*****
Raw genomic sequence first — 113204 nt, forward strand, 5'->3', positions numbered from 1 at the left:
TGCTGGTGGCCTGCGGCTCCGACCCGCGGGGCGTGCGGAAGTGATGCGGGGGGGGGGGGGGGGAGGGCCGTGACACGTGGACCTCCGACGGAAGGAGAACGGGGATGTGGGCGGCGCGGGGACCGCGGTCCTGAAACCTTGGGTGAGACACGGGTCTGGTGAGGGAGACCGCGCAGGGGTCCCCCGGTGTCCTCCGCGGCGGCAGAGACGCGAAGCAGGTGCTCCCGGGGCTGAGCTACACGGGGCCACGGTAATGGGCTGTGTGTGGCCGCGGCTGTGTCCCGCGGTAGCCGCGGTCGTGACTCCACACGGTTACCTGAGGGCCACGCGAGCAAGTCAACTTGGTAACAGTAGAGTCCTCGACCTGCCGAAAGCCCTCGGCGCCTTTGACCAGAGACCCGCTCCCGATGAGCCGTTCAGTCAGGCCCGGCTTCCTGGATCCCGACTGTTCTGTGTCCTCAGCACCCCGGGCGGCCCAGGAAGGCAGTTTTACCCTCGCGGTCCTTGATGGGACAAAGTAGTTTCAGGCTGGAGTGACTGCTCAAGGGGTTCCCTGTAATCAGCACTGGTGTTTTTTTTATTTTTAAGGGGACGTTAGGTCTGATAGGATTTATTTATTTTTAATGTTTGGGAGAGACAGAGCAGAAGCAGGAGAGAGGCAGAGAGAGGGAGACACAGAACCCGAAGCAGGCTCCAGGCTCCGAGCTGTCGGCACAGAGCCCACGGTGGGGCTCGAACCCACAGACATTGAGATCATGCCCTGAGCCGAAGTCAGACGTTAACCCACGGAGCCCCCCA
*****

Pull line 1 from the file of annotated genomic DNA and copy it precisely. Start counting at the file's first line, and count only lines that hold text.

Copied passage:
Raw genomic sequence first — 113204 nt, forward strand, 5'->3', positions numbered from 1 at the left: